Basement Remodel Update - Finishing Touches

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Our last basement update was titled "Entering the Home Stretch". 

We're even closer to the finish line now. 

At this point, the floor is finished. Doors are installed, with hardware.
 
The window casings, door casings, and baseboards are installed. The columns are done. 

The bathroom is the primary remaining "to-do", which means tile work starts today. 

The final step - painting - will be right after that.

And then.... I think we're done! 

Sort of. 

We'll need to select cabinets and countertops for the dry bar and the drink ledge. And buy a sectional sofa. 

But that sort of thing falls less into the "remodeling a basement" category, and more into "furnishing a basement" category.

The vanity will, obviously, be moved to the bathroom.
It's been a long process - but as of today, we have a usable, finished space. 

Finishing the bathroom will make that space substantially more usable.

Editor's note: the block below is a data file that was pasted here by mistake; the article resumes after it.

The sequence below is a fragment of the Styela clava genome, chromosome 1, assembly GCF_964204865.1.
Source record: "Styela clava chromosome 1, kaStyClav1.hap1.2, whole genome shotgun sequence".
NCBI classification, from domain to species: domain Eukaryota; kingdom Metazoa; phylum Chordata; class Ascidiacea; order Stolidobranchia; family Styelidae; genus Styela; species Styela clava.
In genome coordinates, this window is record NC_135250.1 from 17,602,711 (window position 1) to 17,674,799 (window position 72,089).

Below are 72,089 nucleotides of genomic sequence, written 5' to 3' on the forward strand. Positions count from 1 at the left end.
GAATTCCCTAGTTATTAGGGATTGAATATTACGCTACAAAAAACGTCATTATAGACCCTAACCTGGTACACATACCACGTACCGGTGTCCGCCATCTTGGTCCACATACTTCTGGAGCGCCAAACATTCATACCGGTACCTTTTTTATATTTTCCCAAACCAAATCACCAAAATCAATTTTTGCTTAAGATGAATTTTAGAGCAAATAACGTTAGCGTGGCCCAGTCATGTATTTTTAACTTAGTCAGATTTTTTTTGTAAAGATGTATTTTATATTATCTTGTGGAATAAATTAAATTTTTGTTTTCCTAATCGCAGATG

Everything else - that's just making it prettier. 

Speaking of pretty - our NuCore Driftwood Oak floor is drawing raves. I'm really happy with how it came out, and I recommend it without reservation for these sorts of installations. 

I don't know that I'd finish my whole house with it - I'd prefer actual wood in my primary living area. 

But for a mud room? A basement? Absolutely. 

It's a really cool product, and it can be installed by your average lawyer/blogger over the course of a few nights. 

All in all, our basement seems brighter, and larger than I'd expected. 

I'm surprised at how big the primary living area seems - given that we carved out a bathroom, a bedroom, a utility room and a storage room, I'd feared it would be claustrophobic. 

But the flooring really brightens everything up - our dark grey floor is now a light brown. (Obviously, the many, many floodlights help, too.)

And, the areas we walled off weren't particularly useful to begin with. Kids can't play anywhere near the furnace - now it's safely behind a wall, which probably *increases* the usable space. 

Finally, the fact that the floor is one cohesive, flowing piece - no transitions at all - creates the illusion that the common area is bigger than it actually is. 

A major hat-tip to Sebring Services for taking us most of the way, and to Sam Flores for his awesome carpentry and finish work.  Five stars for both!

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